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Burger King UK’s chief executive Alasdair Murdoch warned the company could shut up to 10 percent of its outlets which would be as many as 53 stores as a result of the economic damage caused by the coronavirus crisis. The closures could lead to 1,600 job losses.
Mr Murdoch told the BBC’s Newscast: “We don’t want to lose any [jobs].
“We try very hard not to, but one’s got to assume somewhere between five percent and 10 percent of the restaurants might not be able to survive.
“It’s not just us – I think this applies to everyone out there in our industry.”
Only about 370 of the chain’s 530 UK stores have reopened since the nation went into lockdown.
Chancellor Rishi Sunak on Wednesday unveiled a £30 billion support package to save the UK’s economy.
The measures included an “Eat Out to Help Out” scheme in a bid to boost the hospitality sector.
But Mr Murdoch warned the Government’s plans do not go far enough to compensate restaurants for the combination of fixed costs and lost sales during the coronavirus outbreak.
He said: “I don’t think you can ever get over the top of this problem.”
Mr Sunak’s “Eat Out to Help Out” scheme provides 50 percent off – up to a maximum of £10 per head – meals at participating businesses across the UK every Monday, Tuesday and Wednesday during August.
The Chancellor told the Commons: “I can announce today that, for the month of August, we will give everyone in the country an ‘Eat Out to Help Out’ discount.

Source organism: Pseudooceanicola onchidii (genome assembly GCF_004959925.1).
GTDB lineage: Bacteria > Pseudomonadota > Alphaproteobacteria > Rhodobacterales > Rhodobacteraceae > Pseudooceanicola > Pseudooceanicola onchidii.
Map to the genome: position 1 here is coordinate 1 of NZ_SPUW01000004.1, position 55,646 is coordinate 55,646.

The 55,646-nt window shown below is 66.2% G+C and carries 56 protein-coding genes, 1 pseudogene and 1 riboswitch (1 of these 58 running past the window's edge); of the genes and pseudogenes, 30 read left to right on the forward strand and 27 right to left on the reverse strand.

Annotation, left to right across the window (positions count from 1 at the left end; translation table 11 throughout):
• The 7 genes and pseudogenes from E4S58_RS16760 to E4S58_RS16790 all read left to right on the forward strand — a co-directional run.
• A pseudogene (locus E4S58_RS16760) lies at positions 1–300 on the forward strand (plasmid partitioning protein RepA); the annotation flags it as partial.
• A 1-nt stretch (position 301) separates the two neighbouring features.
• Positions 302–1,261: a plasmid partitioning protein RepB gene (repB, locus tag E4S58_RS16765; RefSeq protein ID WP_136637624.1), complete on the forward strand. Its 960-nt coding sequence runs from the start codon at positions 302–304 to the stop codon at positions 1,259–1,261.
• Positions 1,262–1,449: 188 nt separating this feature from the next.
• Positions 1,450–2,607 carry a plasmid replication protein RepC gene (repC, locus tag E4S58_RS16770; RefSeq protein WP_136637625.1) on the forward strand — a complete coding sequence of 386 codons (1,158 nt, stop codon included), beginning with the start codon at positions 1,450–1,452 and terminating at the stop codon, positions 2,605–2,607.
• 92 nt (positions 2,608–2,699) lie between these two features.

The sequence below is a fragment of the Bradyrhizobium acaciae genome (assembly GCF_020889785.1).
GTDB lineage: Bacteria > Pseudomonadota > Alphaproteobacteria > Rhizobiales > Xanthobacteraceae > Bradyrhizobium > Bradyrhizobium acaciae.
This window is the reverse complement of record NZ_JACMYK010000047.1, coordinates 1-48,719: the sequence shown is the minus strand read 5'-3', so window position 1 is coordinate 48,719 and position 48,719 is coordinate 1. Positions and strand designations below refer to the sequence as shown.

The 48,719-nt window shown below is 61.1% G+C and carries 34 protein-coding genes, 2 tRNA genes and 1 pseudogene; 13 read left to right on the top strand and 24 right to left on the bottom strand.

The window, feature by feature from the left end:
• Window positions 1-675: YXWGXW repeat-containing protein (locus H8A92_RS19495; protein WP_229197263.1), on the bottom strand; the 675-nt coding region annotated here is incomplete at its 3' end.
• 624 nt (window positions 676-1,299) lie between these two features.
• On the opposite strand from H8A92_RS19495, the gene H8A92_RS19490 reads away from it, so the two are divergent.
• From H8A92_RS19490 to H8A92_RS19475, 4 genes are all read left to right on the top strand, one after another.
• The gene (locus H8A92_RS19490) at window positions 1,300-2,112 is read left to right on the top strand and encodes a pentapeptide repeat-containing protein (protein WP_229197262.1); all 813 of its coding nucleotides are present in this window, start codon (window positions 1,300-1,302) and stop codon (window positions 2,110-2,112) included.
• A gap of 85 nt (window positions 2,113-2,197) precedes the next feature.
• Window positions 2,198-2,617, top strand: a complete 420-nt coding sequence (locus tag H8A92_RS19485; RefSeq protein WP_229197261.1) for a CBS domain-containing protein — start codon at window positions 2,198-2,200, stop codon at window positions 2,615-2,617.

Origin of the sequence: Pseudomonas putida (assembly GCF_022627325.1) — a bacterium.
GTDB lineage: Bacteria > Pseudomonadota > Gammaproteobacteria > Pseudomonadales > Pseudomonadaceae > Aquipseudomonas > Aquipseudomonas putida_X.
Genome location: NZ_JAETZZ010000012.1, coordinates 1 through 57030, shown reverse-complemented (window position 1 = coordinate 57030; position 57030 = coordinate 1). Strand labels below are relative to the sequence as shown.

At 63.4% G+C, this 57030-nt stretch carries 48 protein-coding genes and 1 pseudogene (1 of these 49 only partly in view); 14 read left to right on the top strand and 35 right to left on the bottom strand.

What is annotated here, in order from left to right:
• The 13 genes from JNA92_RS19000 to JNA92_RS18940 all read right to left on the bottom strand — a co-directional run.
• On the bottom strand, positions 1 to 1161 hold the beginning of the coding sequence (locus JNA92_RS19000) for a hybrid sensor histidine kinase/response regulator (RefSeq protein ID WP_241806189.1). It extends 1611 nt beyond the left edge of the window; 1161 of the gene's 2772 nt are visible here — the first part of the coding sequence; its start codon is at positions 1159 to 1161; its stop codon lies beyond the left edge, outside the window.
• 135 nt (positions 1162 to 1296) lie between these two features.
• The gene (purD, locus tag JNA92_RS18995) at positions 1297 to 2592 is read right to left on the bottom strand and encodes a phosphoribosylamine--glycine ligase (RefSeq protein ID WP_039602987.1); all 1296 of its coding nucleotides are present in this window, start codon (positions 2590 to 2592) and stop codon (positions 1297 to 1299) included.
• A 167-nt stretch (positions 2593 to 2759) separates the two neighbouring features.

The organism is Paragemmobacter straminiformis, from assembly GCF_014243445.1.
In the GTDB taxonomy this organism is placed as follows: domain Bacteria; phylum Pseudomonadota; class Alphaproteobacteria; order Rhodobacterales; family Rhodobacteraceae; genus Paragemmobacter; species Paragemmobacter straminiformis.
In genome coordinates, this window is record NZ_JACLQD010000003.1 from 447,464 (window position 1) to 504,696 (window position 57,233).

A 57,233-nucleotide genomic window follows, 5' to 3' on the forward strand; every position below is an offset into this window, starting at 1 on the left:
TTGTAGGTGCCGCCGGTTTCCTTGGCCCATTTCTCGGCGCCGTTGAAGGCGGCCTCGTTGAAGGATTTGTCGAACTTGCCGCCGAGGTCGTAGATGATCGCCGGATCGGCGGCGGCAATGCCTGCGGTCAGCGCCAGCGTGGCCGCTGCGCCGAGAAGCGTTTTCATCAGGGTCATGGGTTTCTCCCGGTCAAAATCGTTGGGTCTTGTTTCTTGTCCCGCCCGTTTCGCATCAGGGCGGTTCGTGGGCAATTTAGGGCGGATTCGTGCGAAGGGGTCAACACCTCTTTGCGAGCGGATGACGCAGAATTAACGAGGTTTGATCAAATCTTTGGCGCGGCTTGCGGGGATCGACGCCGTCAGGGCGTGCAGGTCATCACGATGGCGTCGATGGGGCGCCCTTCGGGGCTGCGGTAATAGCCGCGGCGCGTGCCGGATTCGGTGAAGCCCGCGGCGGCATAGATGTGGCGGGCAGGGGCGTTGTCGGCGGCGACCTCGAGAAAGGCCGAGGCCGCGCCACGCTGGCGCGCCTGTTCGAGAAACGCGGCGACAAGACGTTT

“Meals eaten at any participating business, Monday to Wednesday, will be 50 percent off, up to a maximum discount of £10 per head for everyone, including children.
“Businesses will need to register and can do so through a simple website, open next Monday.
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“Each week in August, businesses can then claim the money back, with the funds in their bank account within five working days.”
Speaking this morning, Mr Sunak warned that jobs are at risk if economic activity does not return to normal.
He told Sky News: “We’ve moved through the acute phase of the crisis where large swathes of the economy were closed.
“We’re now fortunately able to safely reopen parts of our economy, that’s the most important thing that we can do to get things going.
“But we won’t know the exact shape of that recovery for a little while – how will people respond to the new freedoms of being able to go out and about again.
“We have to rediscover behaviours that we’ve essentially unlearned over the last few months.
“But unless activity returns to normal, those jobs are at risk of going which is why we acted in the way that we did.”
Restaurants, cafes and pubs have been badly hit by the coronavirus lockdown, with many staff placed on the Government’s furlough scheme.
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